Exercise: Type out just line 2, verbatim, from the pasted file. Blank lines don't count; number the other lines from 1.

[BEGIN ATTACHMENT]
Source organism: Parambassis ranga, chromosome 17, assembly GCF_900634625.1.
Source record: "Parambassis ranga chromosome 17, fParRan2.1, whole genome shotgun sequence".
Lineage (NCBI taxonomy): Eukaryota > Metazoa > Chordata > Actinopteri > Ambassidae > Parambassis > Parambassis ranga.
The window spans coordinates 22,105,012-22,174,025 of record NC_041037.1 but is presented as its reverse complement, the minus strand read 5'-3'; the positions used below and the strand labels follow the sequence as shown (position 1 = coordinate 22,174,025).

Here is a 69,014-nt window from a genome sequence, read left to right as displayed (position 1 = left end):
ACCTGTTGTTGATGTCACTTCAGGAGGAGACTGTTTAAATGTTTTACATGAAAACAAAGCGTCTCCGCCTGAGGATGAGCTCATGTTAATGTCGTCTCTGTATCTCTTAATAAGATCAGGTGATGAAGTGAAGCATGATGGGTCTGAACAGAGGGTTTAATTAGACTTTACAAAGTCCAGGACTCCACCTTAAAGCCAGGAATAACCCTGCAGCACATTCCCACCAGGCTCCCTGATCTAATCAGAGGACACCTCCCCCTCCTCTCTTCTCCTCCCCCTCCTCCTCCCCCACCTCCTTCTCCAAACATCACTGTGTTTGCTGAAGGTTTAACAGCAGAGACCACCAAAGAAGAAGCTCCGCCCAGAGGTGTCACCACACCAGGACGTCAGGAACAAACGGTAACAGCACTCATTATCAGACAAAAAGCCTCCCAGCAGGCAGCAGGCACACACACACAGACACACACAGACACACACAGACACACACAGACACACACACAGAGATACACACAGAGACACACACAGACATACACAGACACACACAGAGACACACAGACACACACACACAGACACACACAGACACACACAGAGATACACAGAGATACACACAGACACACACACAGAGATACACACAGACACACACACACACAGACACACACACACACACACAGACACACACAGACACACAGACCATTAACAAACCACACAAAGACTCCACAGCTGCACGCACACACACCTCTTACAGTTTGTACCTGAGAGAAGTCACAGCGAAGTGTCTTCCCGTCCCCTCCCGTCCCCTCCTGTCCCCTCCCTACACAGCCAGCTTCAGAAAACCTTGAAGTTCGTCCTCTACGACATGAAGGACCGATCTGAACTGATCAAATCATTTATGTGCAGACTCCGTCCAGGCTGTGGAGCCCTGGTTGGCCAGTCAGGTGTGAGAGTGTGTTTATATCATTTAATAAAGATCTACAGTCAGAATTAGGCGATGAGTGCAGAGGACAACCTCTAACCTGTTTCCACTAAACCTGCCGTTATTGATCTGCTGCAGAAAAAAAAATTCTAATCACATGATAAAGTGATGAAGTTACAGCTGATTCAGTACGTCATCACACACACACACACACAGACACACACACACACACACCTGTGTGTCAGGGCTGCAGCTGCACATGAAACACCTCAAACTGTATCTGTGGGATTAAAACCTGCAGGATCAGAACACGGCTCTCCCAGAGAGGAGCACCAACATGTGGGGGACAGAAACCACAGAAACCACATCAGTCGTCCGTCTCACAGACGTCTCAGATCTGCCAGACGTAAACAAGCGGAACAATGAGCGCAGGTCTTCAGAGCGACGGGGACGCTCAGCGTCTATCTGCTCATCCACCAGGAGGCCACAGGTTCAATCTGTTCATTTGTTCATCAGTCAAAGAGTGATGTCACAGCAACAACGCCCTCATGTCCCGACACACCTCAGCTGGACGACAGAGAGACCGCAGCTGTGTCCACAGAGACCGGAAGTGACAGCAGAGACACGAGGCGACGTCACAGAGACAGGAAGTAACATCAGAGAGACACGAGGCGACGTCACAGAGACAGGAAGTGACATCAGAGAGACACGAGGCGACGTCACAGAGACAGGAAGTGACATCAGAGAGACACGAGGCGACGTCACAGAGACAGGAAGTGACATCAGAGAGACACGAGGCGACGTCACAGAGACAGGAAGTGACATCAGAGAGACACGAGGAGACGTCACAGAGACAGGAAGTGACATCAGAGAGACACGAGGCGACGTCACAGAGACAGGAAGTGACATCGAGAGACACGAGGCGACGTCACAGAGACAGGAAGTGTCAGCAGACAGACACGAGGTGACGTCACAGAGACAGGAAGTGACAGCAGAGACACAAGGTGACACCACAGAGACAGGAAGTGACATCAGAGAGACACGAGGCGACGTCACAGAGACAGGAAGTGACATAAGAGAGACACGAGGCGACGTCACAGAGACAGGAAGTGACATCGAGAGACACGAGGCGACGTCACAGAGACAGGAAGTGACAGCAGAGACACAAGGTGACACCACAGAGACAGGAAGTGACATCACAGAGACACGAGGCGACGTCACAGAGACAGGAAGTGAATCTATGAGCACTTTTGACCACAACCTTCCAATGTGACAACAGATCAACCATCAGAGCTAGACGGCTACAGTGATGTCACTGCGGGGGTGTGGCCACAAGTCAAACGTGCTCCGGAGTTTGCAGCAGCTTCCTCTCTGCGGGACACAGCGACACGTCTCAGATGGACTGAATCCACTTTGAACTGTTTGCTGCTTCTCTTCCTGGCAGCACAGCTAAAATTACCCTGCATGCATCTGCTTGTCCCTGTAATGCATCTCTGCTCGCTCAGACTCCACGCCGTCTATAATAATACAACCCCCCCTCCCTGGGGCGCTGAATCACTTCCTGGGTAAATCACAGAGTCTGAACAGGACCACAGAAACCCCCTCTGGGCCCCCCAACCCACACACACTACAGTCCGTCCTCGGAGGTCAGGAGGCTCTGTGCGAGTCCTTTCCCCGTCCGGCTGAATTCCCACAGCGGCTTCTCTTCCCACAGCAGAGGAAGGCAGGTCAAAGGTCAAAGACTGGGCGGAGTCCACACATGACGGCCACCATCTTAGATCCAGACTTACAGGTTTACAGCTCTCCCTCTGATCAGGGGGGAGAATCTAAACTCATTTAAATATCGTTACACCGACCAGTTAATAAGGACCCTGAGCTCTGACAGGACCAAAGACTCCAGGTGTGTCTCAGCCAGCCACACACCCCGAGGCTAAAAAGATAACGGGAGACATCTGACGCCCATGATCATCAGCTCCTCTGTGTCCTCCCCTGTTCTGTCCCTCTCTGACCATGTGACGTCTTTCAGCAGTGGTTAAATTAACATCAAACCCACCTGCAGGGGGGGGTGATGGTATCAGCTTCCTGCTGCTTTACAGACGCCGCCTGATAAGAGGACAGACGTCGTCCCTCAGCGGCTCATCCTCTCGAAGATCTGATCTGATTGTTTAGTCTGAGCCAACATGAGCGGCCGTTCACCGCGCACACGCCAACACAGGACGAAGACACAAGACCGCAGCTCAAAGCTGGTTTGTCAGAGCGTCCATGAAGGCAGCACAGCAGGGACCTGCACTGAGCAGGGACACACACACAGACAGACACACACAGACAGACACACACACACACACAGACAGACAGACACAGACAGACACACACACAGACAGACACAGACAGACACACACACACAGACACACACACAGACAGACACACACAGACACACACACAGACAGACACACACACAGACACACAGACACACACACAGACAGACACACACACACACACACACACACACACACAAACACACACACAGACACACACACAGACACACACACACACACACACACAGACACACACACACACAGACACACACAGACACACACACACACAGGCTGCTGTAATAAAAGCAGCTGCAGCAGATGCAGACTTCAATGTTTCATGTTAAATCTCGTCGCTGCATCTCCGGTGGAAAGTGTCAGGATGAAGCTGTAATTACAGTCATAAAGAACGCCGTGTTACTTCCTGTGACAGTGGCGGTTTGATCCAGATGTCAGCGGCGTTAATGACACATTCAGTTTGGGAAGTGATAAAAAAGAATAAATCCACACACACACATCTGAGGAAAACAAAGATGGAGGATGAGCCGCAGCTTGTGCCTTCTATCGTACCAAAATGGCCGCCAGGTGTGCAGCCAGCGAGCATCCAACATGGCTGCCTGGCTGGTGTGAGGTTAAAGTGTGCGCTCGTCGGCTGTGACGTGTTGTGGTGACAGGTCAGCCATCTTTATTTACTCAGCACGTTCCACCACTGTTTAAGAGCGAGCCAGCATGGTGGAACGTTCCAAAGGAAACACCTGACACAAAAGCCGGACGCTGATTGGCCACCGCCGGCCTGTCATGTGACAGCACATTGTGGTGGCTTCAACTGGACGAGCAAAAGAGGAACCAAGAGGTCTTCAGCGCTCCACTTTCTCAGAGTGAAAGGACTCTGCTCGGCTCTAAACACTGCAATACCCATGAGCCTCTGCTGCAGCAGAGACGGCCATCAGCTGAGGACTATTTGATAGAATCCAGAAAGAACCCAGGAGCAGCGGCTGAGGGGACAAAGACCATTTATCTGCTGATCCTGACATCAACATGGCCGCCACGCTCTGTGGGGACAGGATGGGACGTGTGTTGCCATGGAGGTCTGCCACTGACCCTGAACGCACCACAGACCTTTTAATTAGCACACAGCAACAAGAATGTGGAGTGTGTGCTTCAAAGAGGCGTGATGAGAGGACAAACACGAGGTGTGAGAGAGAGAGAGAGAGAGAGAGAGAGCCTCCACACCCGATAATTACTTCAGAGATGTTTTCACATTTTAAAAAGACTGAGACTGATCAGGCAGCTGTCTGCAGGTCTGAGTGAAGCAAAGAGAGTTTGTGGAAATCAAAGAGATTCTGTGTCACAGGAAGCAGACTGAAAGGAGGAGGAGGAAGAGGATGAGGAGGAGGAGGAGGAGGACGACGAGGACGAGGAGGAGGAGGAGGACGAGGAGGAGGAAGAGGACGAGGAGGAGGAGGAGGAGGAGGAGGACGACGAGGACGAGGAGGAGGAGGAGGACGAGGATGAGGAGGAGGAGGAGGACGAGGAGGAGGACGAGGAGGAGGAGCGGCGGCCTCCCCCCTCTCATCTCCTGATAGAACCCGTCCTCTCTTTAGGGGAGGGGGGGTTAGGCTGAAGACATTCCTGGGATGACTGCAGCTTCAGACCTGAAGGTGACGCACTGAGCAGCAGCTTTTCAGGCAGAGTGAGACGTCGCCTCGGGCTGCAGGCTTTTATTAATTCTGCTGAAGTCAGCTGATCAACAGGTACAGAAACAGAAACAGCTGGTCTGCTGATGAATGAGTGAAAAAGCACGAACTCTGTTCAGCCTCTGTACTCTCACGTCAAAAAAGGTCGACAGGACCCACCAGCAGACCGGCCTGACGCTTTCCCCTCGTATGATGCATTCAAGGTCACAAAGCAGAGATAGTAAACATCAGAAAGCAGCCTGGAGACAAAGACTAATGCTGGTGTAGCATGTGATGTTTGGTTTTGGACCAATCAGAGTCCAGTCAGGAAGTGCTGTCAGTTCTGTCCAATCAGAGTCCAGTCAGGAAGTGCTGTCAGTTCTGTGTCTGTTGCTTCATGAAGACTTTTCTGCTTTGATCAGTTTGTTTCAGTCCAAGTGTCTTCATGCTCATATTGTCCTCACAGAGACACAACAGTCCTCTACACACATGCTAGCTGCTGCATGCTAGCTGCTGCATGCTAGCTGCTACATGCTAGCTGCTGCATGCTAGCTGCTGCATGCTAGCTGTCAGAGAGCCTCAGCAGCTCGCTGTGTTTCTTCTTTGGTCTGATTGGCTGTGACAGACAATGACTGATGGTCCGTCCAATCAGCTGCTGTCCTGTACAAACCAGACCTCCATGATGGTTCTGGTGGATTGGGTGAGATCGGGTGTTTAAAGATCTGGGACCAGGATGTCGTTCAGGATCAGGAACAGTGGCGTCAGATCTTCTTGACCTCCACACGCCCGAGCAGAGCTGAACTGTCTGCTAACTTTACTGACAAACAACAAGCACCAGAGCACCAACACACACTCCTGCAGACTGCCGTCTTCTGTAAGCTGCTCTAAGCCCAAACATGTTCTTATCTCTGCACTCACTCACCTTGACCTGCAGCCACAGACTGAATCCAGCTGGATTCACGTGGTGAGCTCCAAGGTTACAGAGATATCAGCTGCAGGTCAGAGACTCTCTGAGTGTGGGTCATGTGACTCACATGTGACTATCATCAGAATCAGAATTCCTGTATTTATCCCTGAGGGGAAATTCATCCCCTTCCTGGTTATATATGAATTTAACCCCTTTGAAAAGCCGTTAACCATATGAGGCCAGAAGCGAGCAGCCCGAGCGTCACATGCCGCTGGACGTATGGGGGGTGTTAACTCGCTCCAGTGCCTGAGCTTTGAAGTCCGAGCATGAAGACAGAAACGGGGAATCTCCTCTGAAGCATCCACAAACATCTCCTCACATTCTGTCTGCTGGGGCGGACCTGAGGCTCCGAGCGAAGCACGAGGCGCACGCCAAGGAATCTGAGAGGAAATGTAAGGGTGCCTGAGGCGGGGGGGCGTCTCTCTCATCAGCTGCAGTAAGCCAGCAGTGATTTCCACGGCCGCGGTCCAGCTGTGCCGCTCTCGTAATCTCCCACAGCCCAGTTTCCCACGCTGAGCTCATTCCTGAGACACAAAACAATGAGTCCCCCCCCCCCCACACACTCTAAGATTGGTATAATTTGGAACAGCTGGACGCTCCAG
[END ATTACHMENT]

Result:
Source record: "Parambassis ranga chromosome 17, fParRan2.1, whole genome shotgun sequence".